When she returned to first grade on crutches, as we approached the classroom she didn’t want to go in. Her teacher suggested that I leave her and gently restrained her from going with me. I did leave her because I felt she could handle it, thought was difficult for me.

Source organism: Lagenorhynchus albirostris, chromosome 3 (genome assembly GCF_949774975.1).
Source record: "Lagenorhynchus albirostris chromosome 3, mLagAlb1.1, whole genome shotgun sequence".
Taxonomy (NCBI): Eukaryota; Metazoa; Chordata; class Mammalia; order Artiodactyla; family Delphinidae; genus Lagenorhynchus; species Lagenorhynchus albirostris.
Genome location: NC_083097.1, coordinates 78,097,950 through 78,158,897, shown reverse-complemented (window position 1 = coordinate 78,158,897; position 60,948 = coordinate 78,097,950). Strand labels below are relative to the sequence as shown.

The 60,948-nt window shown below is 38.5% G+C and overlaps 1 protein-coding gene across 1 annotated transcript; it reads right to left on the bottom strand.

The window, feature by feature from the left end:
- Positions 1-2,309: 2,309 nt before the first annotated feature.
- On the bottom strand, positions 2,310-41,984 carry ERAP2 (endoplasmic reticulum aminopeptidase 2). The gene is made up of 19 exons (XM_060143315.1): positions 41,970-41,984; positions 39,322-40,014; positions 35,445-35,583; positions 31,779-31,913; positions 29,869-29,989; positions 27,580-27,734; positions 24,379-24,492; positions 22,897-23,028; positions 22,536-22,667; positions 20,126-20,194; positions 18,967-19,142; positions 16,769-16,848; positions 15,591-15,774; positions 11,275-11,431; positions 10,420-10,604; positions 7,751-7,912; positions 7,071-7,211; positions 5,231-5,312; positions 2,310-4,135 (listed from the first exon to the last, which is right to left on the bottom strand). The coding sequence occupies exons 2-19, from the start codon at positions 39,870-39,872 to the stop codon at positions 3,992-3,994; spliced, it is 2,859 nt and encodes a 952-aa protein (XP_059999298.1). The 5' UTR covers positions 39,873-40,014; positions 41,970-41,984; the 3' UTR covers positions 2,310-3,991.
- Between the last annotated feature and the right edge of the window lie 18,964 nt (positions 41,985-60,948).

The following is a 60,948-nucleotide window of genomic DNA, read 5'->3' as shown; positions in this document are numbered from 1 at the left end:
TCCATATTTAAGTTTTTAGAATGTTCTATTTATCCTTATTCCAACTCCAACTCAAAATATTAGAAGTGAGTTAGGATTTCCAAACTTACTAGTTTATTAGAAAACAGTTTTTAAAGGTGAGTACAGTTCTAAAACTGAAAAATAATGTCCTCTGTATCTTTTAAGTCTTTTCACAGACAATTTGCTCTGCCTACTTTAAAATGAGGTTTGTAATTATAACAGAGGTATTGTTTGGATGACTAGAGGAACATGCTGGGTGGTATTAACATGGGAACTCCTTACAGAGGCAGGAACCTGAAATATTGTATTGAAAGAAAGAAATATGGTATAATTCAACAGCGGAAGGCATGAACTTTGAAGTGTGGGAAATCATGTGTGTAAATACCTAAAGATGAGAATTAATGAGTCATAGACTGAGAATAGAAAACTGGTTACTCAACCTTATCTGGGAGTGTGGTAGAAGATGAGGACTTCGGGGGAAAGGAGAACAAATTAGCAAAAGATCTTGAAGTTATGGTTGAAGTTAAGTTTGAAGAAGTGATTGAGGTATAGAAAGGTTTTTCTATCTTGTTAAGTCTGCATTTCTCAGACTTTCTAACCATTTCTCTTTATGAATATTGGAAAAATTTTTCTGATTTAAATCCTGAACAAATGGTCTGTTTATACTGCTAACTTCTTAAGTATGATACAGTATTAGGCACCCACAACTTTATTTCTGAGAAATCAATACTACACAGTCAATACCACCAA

Well of course I didn’t ask any questions, I didn’t know what was going to happen so what questions could I have asked? When I was diagnosed with CMT 53 years ago they didn’t know very much about the disease and CMT was classified as a form of Muscular Dystrophy, the only form that didn’t continue progressing in its destruction of the muscles until you died from it at a very young age as is the case with MD. They now know that the atrophy of the muscles in CMT is not as direct as it is in MD proper, in CMT the nerves that control the muscles are destroyed which in turn cause the muscle loss. When I was directly asked what was wrong with me when I was young and very little was known about this disease, which didn’t happen very often, I could only answer that I had a rare form of MD that only affected my feet and hands and didn’t progress after its initial damage and this is what I believed about my disease until I was in my forties because even after the internet came out I refused to research my disease because after I had the second two surgeries on my ankles at 16 my orthopedic surgeon told me to go out and live a good life and I shouldn’t ever need to see him again. Well I always felt like this was a little too optimistic but I also feel in some cases ignorance is bliss, so to speak. I had noticed that no matter how hard I exercised I could never climb stairs any better than I could before I worked hard at building up those muscles, my thighs, stomach and upper arms would get more toned up but my grip never got any better and my ability to go up and down the stairs always required that I had to hold on to a rail or a friend’s hand to not fall no matter how many times I went up and down the stairs, in fact if I went up too many or too steep of stairs I would run out of strength in my legs and have to sit where I was as my legs would just give out. They would recover after giving them a rest of sometime ten minutes and sometimes it would take an hour but I have since found out that irreparable damage can be done by pushing my body like that and I am very thankful that I didn’t have that happen because I had no idea that could happen. Probably if I had looked CMT up on the internet I might have found this out but I was hopeful and optimistic about my CMT up until the first time it really got worse since I was a child at the age of 51. I feel that what my mother once said about me that I was “too optimistic”, this served me well in my not getting too depressed about not being able to improve my physical abilities and had I known that losing more of the use of my hands would most likely occur as well as my legs getting weaker I might not have traveled to Mexico or have gone to Spain, so since not knowing the truth didn’t hurt me I am glad that I didn’t spend a life in fear of losing the use of my legs or hands until it actually became a reality. I saw a video on You Tube recently where a young woman was determined to do a physical skiing activity so badly that she totally exhausted her muscles to the point that she never recovered, I have done things close to that but quit short of the point she did as I recognized I was getting weaker at what I was trying to do so I saw no point in continuing to do the activity that I was not able to do. If I had continued on I quite possibly could have done the same thing to my legs that she did to hers but since I wisely chose to give up when I found I wasn’t getting ahead I didn’t do any permanent damage but it could have turned out different and I do understand the young gal’s determination to try and do something that seemed like it should be close to attainable. The desire to improve one’s self is a very powerful and necessary element in a human being’s life and the removal of that ability is one of the most depressing aspects of the disease of Charcot Marie Tooth. There really isn’t anything we can do to get better and it is rather depressing, granted I am better off than a person in a wheelchair but the knowledge that the best you can do is maintain whatever strength you have and never ever get any stronger is a powerfully depressing notion as hope is one of the biggest motivators in any human being’s life and to take some of that away is to take away a little piece of your heart and soul, no matter how grateful you are for what you do have. It is a hard thing to come to terms with, you will find that most people with Charcot Marie Tooth are very quiet about their disease, they don’t complain and they frequently try as hard as they can to not have people even know that they have it and that starts for those of us like me that have the most common type, early onset 1a, because we have it when we are in grade school and junior high when kids care about not being different the most and when other kids are brutally cruel in pointing out how different you are. I feel this is something that parents need to pay more attention and teach their kids that it is not cool to be cruel and make fun of kids that are different. This applies to mental capabilities as well as physical ones. Ever since I can remember all I ever wanted was to be “normal”. As a child that was born with a physical disability my definition of normal was someone who could walk without twisting their ankles and falling down, someone who could hold their body weight with their wrists to use the monkey bars and someone who could run, all of the things that I couldn’t do. I went to a grade school which had a strange system for sorting students into classrooms. I guess the idea behind it makes a little bit of sense but they hadn’t really thought it through well enough to realize that while the idea wasn’t totally without logic but by unfortunately putting it into practice it brought out the “dark” side of children by using the method they did for determining which students was placed into each of the three classes needed to have each class be a manageable size for each grade. They gave all of the children a test when they first came to school in the first grade to determine a rough intelligence level for all of the students and split the 90 students into 3 classes of 30 children in each one for the approximate 90 first graders. I think this was the first year this school had done this, I don’t know this for a fact but they kept the same approximately 30 students together in each class as they advanced from first grade through third grade. I was put in the “smart” kids class and was with pretty much the same children for second and third grade as well.  The eventually found out that the “smart” kids were so much more capable of totally disrupting class so much so that they changed the whole system by the time I started 4th grade and separated the 3 biggest “trouble” making boys into 3 different classes and equally distributed the smart, medium smart, and the less smart kids into three classes not differentiated by intelligence. I am sure that their initial reasons for putting the children into classes based on their “raw” IQ was to give each group of children the proper education for their IQ. What they didn’t take into account was that children are pretty smart and they are “assholes” when they figure things like this out. So I had the benefit of being in the “smart” class even though I was physically handicapped so it sort of worked out good for me because the kids all knew that even though I couldn’t run like they could I was very smart so I didn’t get made fun of like possibly I would have been had it not been a known commodity that I was one of the kids from the “smart” class. But true to form as kids will be, as soon as we figured out the classes were arranged in terms of intelligence the kids took to referring to the different classes as the smart, stupid and in between. I am sure the intent of separating us kids by intelligence was to address the different needs of the kids as this was in the early 1960’s and addressing needs of kids based on their differing IQ’s and physical abilities was fairly new territory and I am pretty sure the school was trying to do the right thing but they didn’t know what that was yet, and maybe they still don’t but they at least have come a long ways from what they did when I was in grade school. There were 3 boys that were in my 1st, 2nd and 3rd grade classes that I believe were the reason for the teacher’s reevaluating the way the classes were divided. They were very smart and very busy boys, and disrupting class was their specialty and I think after 3 years of the teacher’s us “smart” kids had they were all driven crazy by those 3 boys antics in their classroom. While the motive on the part of the school administrators might have been a reasonable one but in practice it had a lot of problems, the least of which was “do you really want all the really smart kids in the same class?” When I started 4th grade each one of the “smart ass” boys was in a different class and all the rest of the kids were divided evenly and they started a system of the kids having three different changes of teacher’s in a day for Math, English and Social Studies to address the intelligence Factor. I don’t know what they do know because I have been out of school for a very long time but I suspect they don’t practice separation by intelligence like they did when I was in grade school. So in a way starting out my first three years in grade school by being in the smart class was probably somewhat helpful for my ego but it didn’t lessen my desire to be the “same” in my being able to do physical things. I have always wished I knew what it was like to be able to run, I was always the last kid around the track. When I went to my 20th year high school reunion I had one of the boys I went to first grade through high school with come up to me and tell me how glad he was to see that I seemed to be doing well because he remembered me as always being the slowest kid in class and said he had always thought that the teacher’s were cruel to even make me go out there and run when it was so obvious I had so much physical difficulties in doing so. It kind of made me feel good that he had that empathy for me as a child even if it probably wouldn’t have helped had I known it. The kids didn’t really make fun of me that much, partly I think because we did all go to school together for all those years and they knew me well which I do think makes it harder for kids to be mean if they aren’t anonymous. But I knew I was different and I also knew I was always the last kid to be chosen for anyone’s team and whenever I knew ahead of time that there was going to be one of the games like “dodge ball” that I hated and wasn’t any good at ahead of time I would try to get a note from my mother to say that I had to sit out of PE for the day and if all else failed I would tell my mom I was sick so I could stay home from school and not be humiliated. I turned into a real bookworm, for one thing I did love to read and enjoyed reading all sorts of stories about other people’s lives that always seemed much more exciting than mine and also it was something I could do all by myself, I cultivated a lot of hobbies that could be done alone so that way no one could hurt me. At least no one at school anyway, being molested by my stepfather would come along later on when I was in Junior High.  I became very good at what one CMT person calls “lying” but I call it self-preservation. One thing about this disease that confuses people, and allows those of us that have it to sort of avoid the truth, is that because it mainly affects the extremities our bodies are normal looking from the knees up and no one really notices that your hands are a bit skimpy on muscles unless you are trying to pull yourself up on the “monkey bars” so we can sort of pass for normal if we are really good actors and most of us are. For some reason people with CMT try very hard to hide their disability, well not really for some reason, it is because no one wants to be different or at not different in a bad way and to those of us with weak muscles being different means being physically weak. When I got older it wasn’t so important but as a child it was very important. Still I was a very busy and inquisitive child that didn’t let CMT stop me from doing a lot of things that I now consider myself brave for doing but I think I did them because I did have a curious mind that wasn’t able to totally accept that I was disabled. I took ballet lessons, I tried to learn to play the guitar but my hands were not strong enough to hold the strings down so I changed to piano and then in 6th grade I took up the flute and played it until I quit going to high school after having my second set of operations on my ankles and didn’t have my cast off before school started again for my senior year and I was then old enough to refuse to go with a cast on my leg like I wasn’t able to do when I was only 6. I did graduate by taking a high school equivalency test so I could go to college.